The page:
Of course I did not immediately come to the conclusion that multi-conductor cables were evil from this experience. I was keen to blame this one cable (ironically I sold it to someone who liked it very much) and move on. However, subsequent identical experiments with cables from different manufacturers had identical results. The only design paradigm they had in common was in the use of multiple insulated conductors of stranded wire. The results were consistent whether the cable was an interconnect, speaker cable, USB, SPDIF, etc. I ended up removing multi-conductor cables from everywhere in my system.
Rather than re-tell each experiment, I encourage attentive readers to conduct similar experiments at home. Please note that all conductors are subject to directivity and, if unmarked by the manufacturer, it is important to try a cable in both directions before final assessment.
Anecdotes aside, what explanation is there for this phenomenon? Like most phenomenon involving wire, I was ready to accept that this was without material explanation. One night I was reading the Anatoly Likhnitsky forum and stumbled upon a thread on the exact same topic. Likhnitsky conducted an experiment where he measured the compensation signal (electrical difference via common-mode suppression) between two pieces of wire connected in opposite directions between an amplifier and speaker. The first experiment was between two single conductor wires, whereas the second experiment involved a single conductor wire and a stranded litz wire.
Please note the text has been translated from Russian, and while I have done my best to preserve the original intent, some finer concepts may be lost in translation.
Results of the experiments
Two experiments were carried out with the aims:
1. To identify the audible "additive", for the case of compensation of signals at the output of two pieces of the same copper wire 1 m long and 0.6 mm in diameter, connected in the opposite direction.
2. Identify an audible addition in case of compensation of signals at the output of two wires of different types (in one case it was a piece of a copper monocore with a diameter of 0.6 mm and a length of 1 m, and in the other case it was a segment of a 32-core litz wire with a diameter of 1 mm and a length of 1 m)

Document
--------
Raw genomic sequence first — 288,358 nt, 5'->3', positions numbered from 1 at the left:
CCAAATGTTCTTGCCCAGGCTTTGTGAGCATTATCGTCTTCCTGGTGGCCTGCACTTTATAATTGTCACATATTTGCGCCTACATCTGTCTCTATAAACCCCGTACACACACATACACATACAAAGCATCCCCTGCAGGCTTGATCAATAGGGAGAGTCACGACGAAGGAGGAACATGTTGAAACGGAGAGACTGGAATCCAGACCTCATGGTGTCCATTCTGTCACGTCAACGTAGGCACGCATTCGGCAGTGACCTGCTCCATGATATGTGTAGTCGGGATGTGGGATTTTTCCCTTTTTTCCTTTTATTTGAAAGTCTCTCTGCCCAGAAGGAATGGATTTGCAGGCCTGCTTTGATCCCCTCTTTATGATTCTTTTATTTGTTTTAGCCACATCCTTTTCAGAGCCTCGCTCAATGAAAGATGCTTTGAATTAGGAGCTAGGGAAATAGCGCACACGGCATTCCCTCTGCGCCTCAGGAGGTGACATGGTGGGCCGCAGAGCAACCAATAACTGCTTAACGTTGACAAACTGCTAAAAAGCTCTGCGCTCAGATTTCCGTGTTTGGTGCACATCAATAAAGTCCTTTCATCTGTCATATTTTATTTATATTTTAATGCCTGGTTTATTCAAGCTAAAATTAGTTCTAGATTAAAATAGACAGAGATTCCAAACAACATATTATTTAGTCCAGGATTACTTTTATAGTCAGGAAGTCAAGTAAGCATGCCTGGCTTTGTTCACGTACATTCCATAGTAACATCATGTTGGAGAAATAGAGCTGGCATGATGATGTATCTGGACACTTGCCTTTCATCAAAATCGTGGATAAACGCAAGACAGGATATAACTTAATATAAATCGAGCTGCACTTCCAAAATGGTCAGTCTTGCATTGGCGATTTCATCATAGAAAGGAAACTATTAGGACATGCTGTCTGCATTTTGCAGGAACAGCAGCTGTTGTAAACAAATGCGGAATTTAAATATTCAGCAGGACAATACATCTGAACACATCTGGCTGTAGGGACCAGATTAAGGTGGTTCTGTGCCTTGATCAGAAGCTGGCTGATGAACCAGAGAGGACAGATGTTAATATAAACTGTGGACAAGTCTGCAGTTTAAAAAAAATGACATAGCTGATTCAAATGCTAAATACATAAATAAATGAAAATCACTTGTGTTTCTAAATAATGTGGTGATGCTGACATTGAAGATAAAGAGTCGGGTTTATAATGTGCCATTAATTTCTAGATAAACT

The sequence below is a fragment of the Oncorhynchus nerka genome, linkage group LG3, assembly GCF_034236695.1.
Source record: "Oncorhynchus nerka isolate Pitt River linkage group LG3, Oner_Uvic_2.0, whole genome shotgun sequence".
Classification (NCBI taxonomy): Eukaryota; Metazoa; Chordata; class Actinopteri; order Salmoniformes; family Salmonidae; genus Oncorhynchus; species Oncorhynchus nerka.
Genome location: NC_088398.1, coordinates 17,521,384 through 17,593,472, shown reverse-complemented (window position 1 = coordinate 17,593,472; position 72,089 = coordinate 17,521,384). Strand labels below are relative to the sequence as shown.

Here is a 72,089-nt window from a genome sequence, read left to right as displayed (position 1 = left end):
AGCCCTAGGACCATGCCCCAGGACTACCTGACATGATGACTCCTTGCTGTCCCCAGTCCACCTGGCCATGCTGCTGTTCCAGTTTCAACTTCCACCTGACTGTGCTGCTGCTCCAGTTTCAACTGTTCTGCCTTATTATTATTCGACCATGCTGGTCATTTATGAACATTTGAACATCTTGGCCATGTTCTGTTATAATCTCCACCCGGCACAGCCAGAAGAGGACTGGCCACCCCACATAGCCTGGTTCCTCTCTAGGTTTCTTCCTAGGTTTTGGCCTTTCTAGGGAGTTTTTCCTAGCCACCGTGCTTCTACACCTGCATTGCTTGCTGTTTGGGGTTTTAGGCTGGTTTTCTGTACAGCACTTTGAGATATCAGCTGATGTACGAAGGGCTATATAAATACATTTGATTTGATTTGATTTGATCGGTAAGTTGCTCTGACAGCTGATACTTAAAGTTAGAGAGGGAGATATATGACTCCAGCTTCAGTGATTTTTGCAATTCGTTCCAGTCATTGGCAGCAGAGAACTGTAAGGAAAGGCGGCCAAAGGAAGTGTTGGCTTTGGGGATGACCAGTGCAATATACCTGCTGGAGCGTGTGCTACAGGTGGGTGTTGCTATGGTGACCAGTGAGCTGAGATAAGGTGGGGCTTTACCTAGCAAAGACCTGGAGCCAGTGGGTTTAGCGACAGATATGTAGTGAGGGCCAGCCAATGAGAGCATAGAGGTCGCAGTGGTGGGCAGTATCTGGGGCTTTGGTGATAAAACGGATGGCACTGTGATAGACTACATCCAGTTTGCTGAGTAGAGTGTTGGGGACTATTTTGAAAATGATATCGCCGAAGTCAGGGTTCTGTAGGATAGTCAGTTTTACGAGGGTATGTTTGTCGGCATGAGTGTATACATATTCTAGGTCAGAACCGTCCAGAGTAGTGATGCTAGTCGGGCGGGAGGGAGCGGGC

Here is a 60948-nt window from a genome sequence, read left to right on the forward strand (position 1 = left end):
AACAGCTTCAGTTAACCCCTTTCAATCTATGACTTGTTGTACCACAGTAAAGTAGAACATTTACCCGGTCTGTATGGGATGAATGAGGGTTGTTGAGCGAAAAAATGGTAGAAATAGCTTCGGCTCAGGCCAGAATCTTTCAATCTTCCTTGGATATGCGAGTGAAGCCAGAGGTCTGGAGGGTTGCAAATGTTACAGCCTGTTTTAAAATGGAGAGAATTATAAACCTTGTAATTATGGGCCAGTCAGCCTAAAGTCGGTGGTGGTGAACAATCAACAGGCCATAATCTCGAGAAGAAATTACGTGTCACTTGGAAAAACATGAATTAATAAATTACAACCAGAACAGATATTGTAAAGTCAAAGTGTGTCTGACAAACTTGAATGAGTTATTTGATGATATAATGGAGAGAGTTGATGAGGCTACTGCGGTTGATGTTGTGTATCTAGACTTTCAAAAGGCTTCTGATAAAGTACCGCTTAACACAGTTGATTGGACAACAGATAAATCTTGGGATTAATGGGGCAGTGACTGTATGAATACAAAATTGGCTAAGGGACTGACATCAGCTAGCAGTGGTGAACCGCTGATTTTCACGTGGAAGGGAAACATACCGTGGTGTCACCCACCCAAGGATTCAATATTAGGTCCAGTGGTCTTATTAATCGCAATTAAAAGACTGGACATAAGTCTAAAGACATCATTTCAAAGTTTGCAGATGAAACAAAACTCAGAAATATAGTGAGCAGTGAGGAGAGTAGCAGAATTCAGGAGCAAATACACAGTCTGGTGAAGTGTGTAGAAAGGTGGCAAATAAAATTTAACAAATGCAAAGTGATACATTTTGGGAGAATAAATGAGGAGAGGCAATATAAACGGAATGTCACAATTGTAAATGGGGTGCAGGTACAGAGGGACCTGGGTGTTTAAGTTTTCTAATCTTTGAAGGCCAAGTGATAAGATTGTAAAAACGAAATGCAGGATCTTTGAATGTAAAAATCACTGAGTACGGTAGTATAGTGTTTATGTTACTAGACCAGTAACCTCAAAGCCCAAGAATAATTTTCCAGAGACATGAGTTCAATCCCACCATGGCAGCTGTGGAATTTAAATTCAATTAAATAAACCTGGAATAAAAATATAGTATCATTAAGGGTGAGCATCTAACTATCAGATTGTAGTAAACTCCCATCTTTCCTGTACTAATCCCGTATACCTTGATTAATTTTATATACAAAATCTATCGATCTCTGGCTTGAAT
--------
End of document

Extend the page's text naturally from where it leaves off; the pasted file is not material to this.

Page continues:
In the first case, there is no AUDIBLE additive! That is, in the compensation mode, complete silence was heard from the loudspeaker, and at any distance from it, although during normal listening, the difference in the nature of the sound of this type of wire, depending on the direction of its inclusion, was very noticeable.
In the second case, an audible additive was found!
In the difference signal, an uncompensated signal was clearly heard, in the form of rustles correlating with music, the source of which, as it turned out, was the litz wire. The occurrence of this difference signal is explained by the electromagnetic effect in the stranded wire. Under the action of the Ampère force, the litz wire veins take part in micro movements in the magnetic field of neighboring veins, while, as a result of the action of the Lorentz force on the conduction electrons in the litz wire, an EMF is induced, which is recorded by a compensation meter.
The difference in the sound of identical solid conductors connected in opposite directions, which is reliably fixed by hearing, but not detected even with compensation measurements, is caused by non-physical phenomena, since these conductors cannot bear any specific, objectively measured distortions in a certain direction of connection, even purely theoretically. , otherwise a situation similar to 2+2=5 will arise (as D.Self figuratively put it). Our experiment only confirmed that nothing catastrophic happened in the world and still 2 + 2 = 4, however, the modern scientific paradigm, from our point of view, has been greatly shaken and, apparently, must be revised sooner or later. In it, first of all, a place must be found not only for the material, but also for the non-material,
The additive perceived by ear when comparing litz and monocore is explained not only by non-material, but also by little significant, but quite physical reasons, which, as it turned out, are easily detected during compensation measurements.